Atlas Obscura has a fine, fine collection of the literary road trips that every allegiance-pledging, rights-billing, literate American should know by heart.
Of course, “On The Road” is in there (Go Denver!), but how well do you know “The Electric Kool-Aid Acid Test” route? “Zen and the Art of Motorcycle Maintenance” is required reading for any father — or son, but I never realized “Walk Across America” falls a little short of its intended goal.
Basically, what I’m saying is “Travels With Charley” just became my fall break road map.
Photo courtesy of Explorer Vans.
Hillary Clinton has gotten at least a little bit of publicity for her presidential campaign-launching trip across America in a conversion van she’s nicknamed “Scooby”, apparently after the Scooby Doo cartoon show’s Mystery Machine. While the van has had high visibility as Clinton’s made seemingly impromptu stops – like at a Chipotle restaurant and more staged campaign events while pundits have discussed the strategy and symbolism of Mrs. Clinton’s road trip – little attention in the general media has been paid to the van itself.
Currently, two of TTAC’s regular writers are
lumberjacks dirty communists Canadians: myself and Derek Kreindler. Today we celebrate our country’s one hundred and forty fifth year of being a sort of chillier, politer version of Australia.
I love Canada. It’s really… big. It’s big. Sure we discovered insulin and invented the pacemaker and created that game that’s a bit like hockey except there’s some baskets and a big orange thingy that you bounce around (can’t remember the name, tip of the tongue), but really, all true sons and daughters of the North are proud of one thing above all else: Canada’s the biggest country in the world. Apart from Russia, of course. (Read More…)
Back in 2004, I was doing a typical East Bay highway commute to my job writing software documentation. Ten miles each way in a Tercel (I had my choice of an ’85 wagon or a ’90 hatch), and the ever-increasing numbers of badly-driven SUVs on the Dreaded Nimitz were making me feel quite vulnerable in my little rice-burners. I needed a more substantial daily driver, and it damn sure wasn’t going to be an 8-MPG truck with 64-ouncer cup holders. What I needed, I decided, was an ex-cop Ford Crown Victoria Police Interceptor! (Read More…)
I’ve played many a game of Buzzword Bingo with equally bored coworkers while stuck in 19-hour PowerPoint presentations, back when I slaved as a tech writer in the software biz. Why not apply this concept to a bingo game for car freaks trapped in a boring rental car on a road trip across one of those states that’s nothing but cornfields? (Read More…)
After the Nixon-head-hood-ornamented Impala’s pilgrimage to the birthplace of Richard Nixon in the spring of 1994, I left Oakland and moved across the Bay to an apartment on Valencia Street in San Francisco’s Mission District, home of the best burritos in the world. Little did I know that it wouldn’t be long before I’d be packing all my possessions into the Impala and blasting 2,500 miles to the southeast. (Read More…)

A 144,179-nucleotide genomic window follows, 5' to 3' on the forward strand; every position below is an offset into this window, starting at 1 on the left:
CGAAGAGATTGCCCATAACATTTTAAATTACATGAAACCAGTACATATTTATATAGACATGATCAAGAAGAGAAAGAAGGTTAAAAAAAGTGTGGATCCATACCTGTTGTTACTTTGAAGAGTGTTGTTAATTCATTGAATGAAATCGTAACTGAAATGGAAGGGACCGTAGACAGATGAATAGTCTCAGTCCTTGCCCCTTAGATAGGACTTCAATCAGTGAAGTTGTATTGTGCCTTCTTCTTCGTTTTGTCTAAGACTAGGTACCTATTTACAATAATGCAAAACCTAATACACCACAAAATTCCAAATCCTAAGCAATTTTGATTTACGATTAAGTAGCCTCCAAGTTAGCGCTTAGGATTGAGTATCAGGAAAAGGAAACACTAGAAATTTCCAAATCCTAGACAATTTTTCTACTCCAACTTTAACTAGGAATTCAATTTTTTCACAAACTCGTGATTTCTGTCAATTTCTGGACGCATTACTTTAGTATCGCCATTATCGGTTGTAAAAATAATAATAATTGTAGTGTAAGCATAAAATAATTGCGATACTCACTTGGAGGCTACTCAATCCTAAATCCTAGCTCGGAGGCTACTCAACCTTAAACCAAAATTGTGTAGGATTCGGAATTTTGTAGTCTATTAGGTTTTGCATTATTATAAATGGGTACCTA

In Part 10, the Hell Project Impala got Fiat scoops on the hood and hit the I-5 trail again. By late 1993, the car looked more or less the way I’d planned when I started the project and had become a surprisingly good daily driver (thanks to more modern brakes and a reliable, HEI-equipped 350 engine). I still planned to do some suspension and horsepower upgrades, once the early 1990s recession relaxed its grip enough for me to land a decent-paying job, but the setup I had was fulfilling my driving needs very well. Then, in the spring of ’94, Richard Nixon died, and I decided to take the Nixon-hood-ornamented car down to his birthplace and mingle with the mourners. (Read More…)
Introduction • Part 1 • Part 2 • Part 3 • Part 4 • Part 5 • Part 6 • Part 7 • Part 8 • Part 9 • Part 10
In the last Impala Hell Project episode, the now-disc-brake-equipped Chevy and I hit Interstate 5 for some Generation X-style road tripping. Through late 1991 I continued my process of junkyard upgrades, and the car racked up some serious highway miles. (Read More…)
I’ve been scanning a lot of my old 35mm negatives and slides for the ongoing 1965 Impala Hell Project series (using a time-slows-to-crawl 1999-vintage SCSI film scanner), and I ran across this series of panoramic black-and-white photos that I shot in the early 1990s. (Read More…)
I’m normally pretty curmudgeonly about the inherent inferiority of old cars. A 5-year-old Camry will outperform just about every classic Detroit muscle car or Italian sports machine in nearly every category from comfort to acceleration. The windows fog up, you just push a button: problem solved. The asphalt gets rough, you don’t notice it: problem solved. Road trips in 60s cars in the pre-cell-phone era could turn particularly hellish; I’m trying to conjure up a sense of romance from my mid-80s memories of limping a Fairlane with a failing distributor down some godforsaken California Central Valley highway, in search of a junkyard with a Windsor-equipped donor car… and I just can’t do it. Yeah, the good old days were really pretty terrible. However, all that sensible real-world nonsense gets thrown right out the window when I go for a nighttime drive in rural America in a rattly-ass old car and a good song comes on the radio. Quick, get me a ’71 Plymouth Cricket and a stretch of two-lane! (Read More…)